Record: 22-29, .431 (Through May 31) <br>Tied for fourth place<br><br>This year's Yankees are well on their way to becoming the highest-paid team ever to miss the playoffs. But at least they won't be alone in their misery. Since the era of rampant free-agent spending and payroll disparity began in the late 1980s, here are the other teams that stand out for being big-money busts.
2 of 16Richard Schultz/WireImage.com, Damian Strohmeyer/SI
2006 Boston Red Sox
Record: 86-76, .531 <br>Finish: 3rd place, 11 GB<br><br>They were in the race until a late-season sweep at the hands of the Yankees, and then suffered too many injuries to recover. The lack of contributions from right-hander Matt Clement (65 1/3 IP) and former closer Keith Foulke (zero saves, 4.35 ERA) proved costly.
3 of 16AP
2006 Chicago Cubs
Record: 66-96, .407 <br>Finish: 6th place, 17.5 GB<br><br>An early-season injury to star first baseman Derrek Lee sent the club into a tailspin and greased the skids for manager Dusty Baker's ouster. Kerry Wood was paid $12 million to pitch in only four games.
4 of 16Heinz Kluetmeier/SI, Chuck Solomon/SI
2003 New York Mets
Record: 66-95, .410 <br>Finish: 5th place, 34.5 GB<br><br>All-Star catcher Mike Piazza ($15.5 million) was limited to 68 games and high-priced veteran Roberto Alomar ($8 million) earned a ticket out of town in a midseason trade. Former AL MVP Mo Vaughn ($17 million) managed only 79 at-bats before breaking down for good.
5 of 16Ronald Martinez/Getty Images
2001 Texas Rangers
Record: 73-89, .451 <br>Finish: 4th place, 43 GB<br><br>Unhappy with a last-place finish in 2000, the Rangers signed Alex Rodriguez to a still-record $252 million deal ... and still finished in last place. They threw good money after bad the following winter, landing Chan Ho Park to a $65 million contract. Texas finished in last place all three seasons it had A-Rod on its roster.
6 of 16Chuck Solomon/SI
2001 Boston Red Sox
Record: 82-79, .509 <br>Finish: 2nd place, 13.5 GB<br><br>They spent only $3 million less than the Yankees but didn't come close to challenging for a playoff spot as Oakland took the wild card with 102 wins.
7 of 16Al Tielemans/SI
2000 Baltimore Orioles
Record: 74-88, .457 <br>Finish: 4th place, 13.5 GB<br><br>The O's paid Albert Belle about $13 million for a subpar season, his last before retiring because of a hip injury. Brady Anderson was still around and making star money ($7 million) for a mediocre performance (.257 average, 16 steals in 25 attempts).
8 of 16John Iacono/SI
1998 Baltimore Orioles
Record: 79-83, .488 <br>Finish: 4th place, 35 GB <br><br>Former 50-home-run man Brady Anderson batted .236 while starters Jimmy Key and Doug Drabek faltered badly during their final big league seasons.
9 of 16John Iacono/SI, V.J. Lovero/SI
1995 Toronto Blue Jays
Record: 56-88, .389 <br>Finish: 5th place, 30 GB<br><br>The remnants of Toronto's back-to-back world champions of 1992-93 didn't age well. Pitchers Duane Ward (nearly $5 million salary) and Juan Guzman (nearly $3 million) in particular had rough seasons.
10 of 16V.J. Lovero/SI
1993 Cincinnati Reds
Record: 73-89, .451 <br>Finish: 4th place, 31 GB<br><br>Former 20-game winner John Smiley signed for $18.4 million over four years and won only three games in his first season in the Queen City.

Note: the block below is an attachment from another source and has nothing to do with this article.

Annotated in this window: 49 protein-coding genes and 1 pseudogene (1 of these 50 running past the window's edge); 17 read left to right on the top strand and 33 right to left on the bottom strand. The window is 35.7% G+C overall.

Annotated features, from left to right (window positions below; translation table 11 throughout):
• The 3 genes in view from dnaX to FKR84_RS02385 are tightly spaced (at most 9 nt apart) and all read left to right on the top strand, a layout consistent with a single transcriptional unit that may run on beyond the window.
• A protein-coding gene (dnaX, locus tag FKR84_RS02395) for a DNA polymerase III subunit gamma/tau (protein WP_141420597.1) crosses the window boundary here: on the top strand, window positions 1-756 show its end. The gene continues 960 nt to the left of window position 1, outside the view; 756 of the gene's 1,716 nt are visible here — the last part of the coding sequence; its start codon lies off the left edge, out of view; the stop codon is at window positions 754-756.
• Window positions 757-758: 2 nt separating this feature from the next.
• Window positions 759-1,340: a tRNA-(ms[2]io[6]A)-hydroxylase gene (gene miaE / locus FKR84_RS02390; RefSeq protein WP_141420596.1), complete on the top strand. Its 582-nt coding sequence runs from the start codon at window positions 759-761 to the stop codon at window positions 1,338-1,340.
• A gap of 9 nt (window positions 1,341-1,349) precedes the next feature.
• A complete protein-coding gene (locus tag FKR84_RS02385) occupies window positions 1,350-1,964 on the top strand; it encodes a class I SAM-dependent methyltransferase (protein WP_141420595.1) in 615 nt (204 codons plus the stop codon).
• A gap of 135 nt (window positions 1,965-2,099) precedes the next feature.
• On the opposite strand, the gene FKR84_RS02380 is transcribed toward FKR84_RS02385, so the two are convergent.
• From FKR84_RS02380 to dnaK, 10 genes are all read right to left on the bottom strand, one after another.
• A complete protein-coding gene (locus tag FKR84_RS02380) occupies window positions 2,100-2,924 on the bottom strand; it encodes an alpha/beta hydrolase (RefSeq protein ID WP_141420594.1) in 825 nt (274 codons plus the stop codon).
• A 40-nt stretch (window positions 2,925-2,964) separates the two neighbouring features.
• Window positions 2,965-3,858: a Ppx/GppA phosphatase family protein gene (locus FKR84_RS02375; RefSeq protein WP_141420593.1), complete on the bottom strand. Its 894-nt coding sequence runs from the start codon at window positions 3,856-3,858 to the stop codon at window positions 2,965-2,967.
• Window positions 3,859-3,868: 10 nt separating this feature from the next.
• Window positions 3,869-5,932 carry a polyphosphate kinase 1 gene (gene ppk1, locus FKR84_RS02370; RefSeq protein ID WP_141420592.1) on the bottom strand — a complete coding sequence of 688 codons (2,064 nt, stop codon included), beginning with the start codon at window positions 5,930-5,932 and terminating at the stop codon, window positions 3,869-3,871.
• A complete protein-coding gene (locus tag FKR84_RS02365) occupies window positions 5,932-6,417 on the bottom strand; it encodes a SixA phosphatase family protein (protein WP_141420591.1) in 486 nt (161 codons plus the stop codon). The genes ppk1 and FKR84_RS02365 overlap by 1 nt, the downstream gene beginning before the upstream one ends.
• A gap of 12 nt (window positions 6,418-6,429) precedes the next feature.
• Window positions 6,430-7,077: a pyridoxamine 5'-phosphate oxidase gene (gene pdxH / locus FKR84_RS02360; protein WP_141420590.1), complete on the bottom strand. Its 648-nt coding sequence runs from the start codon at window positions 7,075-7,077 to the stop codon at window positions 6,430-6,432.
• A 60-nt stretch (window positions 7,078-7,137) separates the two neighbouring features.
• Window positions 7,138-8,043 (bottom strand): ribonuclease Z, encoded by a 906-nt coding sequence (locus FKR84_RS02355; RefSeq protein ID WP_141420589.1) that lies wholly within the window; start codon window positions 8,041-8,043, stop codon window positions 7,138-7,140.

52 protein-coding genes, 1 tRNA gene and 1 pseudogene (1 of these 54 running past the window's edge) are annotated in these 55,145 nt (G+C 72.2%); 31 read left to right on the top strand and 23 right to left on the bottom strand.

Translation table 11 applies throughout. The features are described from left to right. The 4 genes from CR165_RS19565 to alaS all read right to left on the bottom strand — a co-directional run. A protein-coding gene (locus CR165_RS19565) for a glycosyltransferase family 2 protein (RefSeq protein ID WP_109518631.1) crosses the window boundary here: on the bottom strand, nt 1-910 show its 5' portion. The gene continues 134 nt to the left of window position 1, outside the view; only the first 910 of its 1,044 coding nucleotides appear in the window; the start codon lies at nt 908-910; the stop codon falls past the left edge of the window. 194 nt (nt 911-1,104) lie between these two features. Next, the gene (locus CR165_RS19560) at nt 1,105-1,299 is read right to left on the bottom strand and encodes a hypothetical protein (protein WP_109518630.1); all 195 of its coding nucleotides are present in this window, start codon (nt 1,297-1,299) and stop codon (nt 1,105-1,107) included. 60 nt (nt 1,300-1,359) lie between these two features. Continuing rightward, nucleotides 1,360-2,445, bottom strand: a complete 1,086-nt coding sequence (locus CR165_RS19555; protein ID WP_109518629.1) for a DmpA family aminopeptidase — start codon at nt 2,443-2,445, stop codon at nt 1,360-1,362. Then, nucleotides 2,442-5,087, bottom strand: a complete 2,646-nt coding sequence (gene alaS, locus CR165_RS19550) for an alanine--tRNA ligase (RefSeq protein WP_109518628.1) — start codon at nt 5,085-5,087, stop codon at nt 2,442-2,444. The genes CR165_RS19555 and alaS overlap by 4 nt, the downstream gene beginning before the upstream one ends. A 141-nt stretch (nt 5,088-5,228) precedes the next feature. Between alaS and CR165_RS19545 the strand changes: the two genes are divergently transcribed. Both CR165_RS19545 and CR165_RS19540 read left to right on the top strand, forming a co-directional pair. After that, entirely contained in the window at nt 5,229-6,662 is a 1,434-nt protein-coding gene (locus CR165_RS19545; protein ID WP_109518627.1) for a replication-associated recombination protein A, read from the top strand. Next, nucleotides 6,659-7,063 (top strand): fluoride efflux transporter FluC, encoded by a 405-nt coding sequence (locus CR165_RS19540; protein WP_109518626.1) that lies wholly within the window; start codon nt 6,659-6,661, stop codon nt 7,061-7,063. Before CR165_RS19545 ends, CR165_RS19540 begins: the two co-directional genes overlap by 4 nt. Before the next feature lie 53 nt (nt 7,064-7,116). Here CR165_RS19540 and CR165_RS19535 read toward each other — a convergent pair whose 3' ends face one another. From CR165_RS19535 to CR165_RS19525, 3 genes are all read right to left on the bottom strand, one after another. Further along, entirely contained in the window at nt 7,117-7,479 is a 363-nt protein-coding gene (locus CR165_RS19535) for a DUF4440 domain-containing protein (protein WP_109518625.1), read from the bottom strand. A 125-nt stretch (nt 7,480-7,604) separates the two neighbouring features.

11 of 16V.J. Lovero/SI
1992 Los Angeles Dodgers
Record: 63-99, .389 <br>Finish: 6th place, 35 GB<br><br>The highly paid duo of Eric Davis and Darryl Strawberry combined for only 10 home runs and about $7 million in salary.
12 of 16John Iacono/SI
1992 New York Mets
Record: 72-90, .444 <br>Finish: 4th place, 24 GB<br><br>Dubbed "The Worst Team Money Can Buy" in a subsequent book written by Bob Klapisch and John Harper, these Mets featureed the bloated contracts and egos of Vince Coleman ($3 million) and Bobby Bonilla ($6 million).
13 of 16John Iacono/SI
1990 New York Yankees
Record: 67-95, .414 <br>Finish: 7th place, 21 GB<br><br>Featuring nearly the same cast as the 1989 Yankees, who finished 14.5 games out of first place, these Yankees added right-hander Pascual Perez for three years, $5.7 million. He would pitch only 14 innings that season before getting hurt.
14 of 16Rick Stewart/Getty Images
1990 Kansas City Royals
Record: 75-86, .466 <br>Finish: 6th place, 27.5 GB<br><br>That's not a misprint. The Royals actually led the league in salary that year, thanks largely to a four-year, $13 million contract given to reliever Mark Davis, the reigning NL Cy Young winner. Davis would save only seven games in two-plus seasons in Kansas City.
15 of 16Tim DeFrisco/Getty Images
1989 Los Angeles Dodgers
Record: 77-83, .460 <br>Finish: 4th place, 14.0 GB<br><br>Reigning NL MVP Kirk Gibson played in only 71 games as the defending world champions failed to recapture their magic from '88.
16 of 16Manny Millan/SI
1989 New York Yankees
Record: 74-87, .460 <br>Finish: 5th place, 14.5 GB<br><br>Don Mattingly was the club's highest-paid player at $2.2 million per year, and he earned it by hitting .303 and driving in 113 runs. But the same can't be said for Andy Hawkins ($933,333), Mel Hall ($925,000) or Steve Balboni ($800,000). Plus, how did they expect to win with Alvaro Espinoza as the starting shortstop?
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